Monday, August 7, 2023

Train Smarter With Games

Training Smarter, Not Harder with Games & Puzzles

When people come to their first session at the Yooper Paws Training Center, they are often surprised by our training style. I hear things like, "This is so much fun!" "This is so easy!" "All we do is play games!?!?" As positive reinforcement based trainers, we want to teach dogs what TO Do vs what NOT to Do. Playing games based on teaching skills and concepts allows us to heavily reinforce the behaviors we want. If we use reinforcement the dog wants, getting behaviors becomes much easier. Teaching in a way that both owner and dog have fun, makes learning so much easier. For those who are not familiar with Games & Concepts Based Training let me break it down a bit.

Watch this Movement Puzzle with Azul

Movement Puzzles are designed to reinforce skills we want our dogs to be good at while teaching concepts that can be applied to life skills.

In this puzzle all Azul has to do is put his front paws on the trampoline and return for a treat. I start by standing really close to the trampoline and using hand targets to guide Azul back and forth. Once Azul has the idea, I slowly back away from the trampoline. This is to teach the concept of sending the dog out to do a job and returning to their handler once the job is done, creating long distance work.

This is Azul's first time doing this puzzle so he's moving pretty slow, but with a few sessions he will start to build up some speed.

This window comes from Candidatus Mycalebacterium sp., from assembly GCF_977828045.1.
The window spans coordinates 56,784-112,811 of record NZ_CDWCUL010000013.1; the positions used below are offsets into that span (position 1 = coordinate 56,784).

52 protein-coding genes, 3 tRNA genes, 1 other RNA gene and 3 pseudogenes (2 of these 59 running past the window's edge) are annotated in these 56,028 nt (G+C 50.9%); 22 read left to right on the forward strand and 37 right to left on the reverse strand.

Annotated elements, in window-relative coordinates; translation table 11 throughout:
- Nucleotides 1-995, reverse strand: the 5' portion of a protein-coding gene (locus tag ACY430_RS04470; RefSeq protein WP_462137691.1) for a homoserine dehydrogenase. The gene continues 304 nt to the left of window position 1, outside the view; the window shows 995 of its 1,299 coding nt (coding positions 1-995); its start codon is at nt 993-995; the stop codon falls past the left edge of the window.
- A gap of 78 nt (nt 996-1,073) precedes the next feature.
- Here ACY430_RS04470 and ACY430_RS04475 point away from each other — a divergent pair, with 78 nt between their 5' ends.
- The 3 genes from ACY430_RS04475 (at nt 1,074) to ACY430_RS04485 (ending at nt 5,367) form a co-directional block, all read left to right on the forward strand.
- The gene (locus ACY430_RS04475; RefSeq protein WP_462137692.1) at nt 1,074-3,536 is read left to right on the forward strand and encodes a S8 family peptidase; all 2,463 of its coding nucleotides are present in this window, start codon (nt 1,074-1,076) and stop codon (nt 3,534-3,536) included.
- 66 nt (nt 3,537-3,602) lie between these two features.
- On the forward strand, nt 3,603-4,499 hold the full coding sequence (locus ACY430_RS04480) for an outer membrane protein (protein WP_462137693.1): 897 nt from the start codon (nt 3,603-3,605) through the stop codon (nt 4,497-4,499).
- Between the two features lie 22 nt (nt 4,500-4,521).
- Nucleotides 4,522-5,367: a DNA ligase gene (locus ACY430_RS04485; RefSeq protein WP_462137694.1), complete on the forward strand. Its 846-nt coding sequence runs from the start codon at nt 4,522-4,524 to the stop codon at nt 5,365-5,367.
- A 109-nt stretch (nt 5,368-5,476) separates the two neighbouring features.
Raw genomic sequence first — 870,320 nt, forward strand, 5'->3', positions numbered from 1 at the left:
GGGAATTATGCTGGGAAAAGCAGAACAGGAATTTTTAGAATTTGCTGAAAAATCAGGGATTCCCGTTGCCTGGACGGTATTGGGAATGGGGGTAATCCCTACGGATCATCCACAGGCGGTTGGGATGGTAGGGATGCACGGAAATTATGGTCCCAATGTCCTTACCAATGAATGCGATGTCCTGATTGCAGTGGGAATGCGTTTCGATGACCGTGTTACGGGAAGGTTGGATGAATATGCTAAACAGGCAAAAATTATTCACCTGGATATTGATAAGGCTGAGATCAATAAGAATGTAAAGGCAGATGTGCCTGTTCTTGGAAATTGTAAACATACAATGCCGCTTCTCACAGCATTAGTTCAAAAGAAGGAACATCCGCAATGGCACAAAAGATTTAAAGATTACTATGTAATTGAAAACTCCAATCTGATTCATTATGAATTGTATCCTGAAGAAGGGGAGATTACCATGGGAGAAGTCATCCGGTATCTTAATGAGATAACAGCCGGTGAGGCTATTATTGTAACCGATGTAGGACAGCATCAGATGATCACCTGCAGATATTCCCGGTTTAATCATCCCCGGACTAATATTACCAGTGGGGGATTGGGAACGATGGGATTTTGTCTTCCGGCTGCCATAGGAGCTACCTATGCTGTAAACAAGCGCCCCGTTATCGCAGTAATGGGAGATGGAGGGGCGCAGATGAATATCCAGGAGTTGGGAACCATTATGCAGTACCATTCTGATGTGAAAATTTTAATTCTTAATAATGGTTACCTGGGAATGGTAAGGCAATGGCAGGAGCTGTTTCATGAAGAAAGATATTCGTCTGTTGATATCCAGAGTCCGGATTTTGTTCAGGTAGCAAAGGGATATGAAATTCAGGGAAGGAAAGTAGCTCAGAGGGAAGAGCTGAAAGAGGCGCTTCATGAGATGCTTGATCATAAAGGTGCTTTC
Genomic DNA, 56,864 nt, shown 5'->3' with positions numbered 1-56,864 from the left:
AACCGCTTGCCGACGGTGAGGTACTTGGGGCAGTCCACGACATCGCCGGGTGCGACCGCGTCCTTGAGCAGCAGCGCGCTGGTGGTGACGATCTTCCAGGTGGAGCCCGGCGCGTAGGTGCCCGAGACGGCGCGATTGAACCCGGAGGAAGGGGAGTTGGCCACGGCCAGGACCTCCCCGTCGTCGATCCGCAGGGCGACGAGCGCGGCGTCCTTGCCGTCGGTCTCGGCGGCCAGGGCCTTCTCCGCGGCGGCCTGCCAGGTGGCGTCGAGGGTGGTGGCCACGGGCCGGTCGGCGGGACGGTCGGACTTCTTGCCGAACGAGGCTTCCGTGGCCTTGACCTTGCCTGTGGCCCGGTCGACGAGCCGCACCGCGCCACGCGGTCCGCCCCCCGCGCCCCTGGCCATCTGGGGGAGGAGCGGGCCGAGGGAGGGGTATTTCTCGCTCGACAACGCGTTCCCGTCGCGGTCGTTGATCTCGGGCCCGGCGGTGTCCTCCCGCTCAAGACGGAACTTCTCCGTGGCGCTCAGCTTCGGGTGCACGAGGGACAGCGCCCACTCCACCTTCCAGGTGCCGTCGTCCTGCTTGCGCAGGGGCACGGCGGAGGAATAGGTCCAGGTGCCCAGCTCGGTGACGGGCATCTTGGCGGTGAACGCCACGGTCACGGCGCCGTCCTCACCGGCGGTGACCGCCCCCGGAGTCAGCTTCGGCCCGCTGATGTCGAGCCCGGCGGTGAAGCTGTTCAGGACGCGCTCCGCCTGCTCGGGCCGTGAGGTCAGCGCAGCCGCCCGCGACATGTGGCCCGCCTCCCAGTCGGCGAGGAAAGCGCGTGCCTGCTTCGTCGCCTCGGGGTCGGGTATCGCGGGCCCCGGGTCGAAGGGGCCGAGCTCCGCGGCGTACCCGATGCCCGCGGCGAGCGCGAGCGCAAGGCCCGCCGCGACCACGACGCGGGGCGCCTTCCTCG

For dogs that find speed and movement reinforcing, the game becomes so fun that they don't even realize they are learning.

Here is Roz doing the same puzzle.

Roz has done 4-5 sessions already so I can build distance and speed much faster with her. I can also slow down my rate of reinforcement faster with her because she already knows and loves the game.

Games based dog training allows us to repeat behaviors without acting like a drill sergeant or forcing a dog to do something they don't want to do. We can play the game using body language to guide the dog to the behavior we are after without giving any cues. Then once the behavior is well known we can associate a verbal cue to request the behavior. By training this way, we avoid punishment when our dog struggles doing a behavior they are still learning. We can reinforce a behavior that's almost correct and slowly shape that behavior to the skill level we want.

Since learning this way is fun for both owner and dog, they are more likely to practice by playing the games between sessions. And your dog trainer can always tell if you've practiced or not!

Let Yooper Paws of Love or the Crazy2Calm Canine Coaches help you learn how to set up puzzles to train the skills you want your dog to have! Email us at

Continue to Post 2 in the Games Series to learn about helping distracted & fearful dogs with games.

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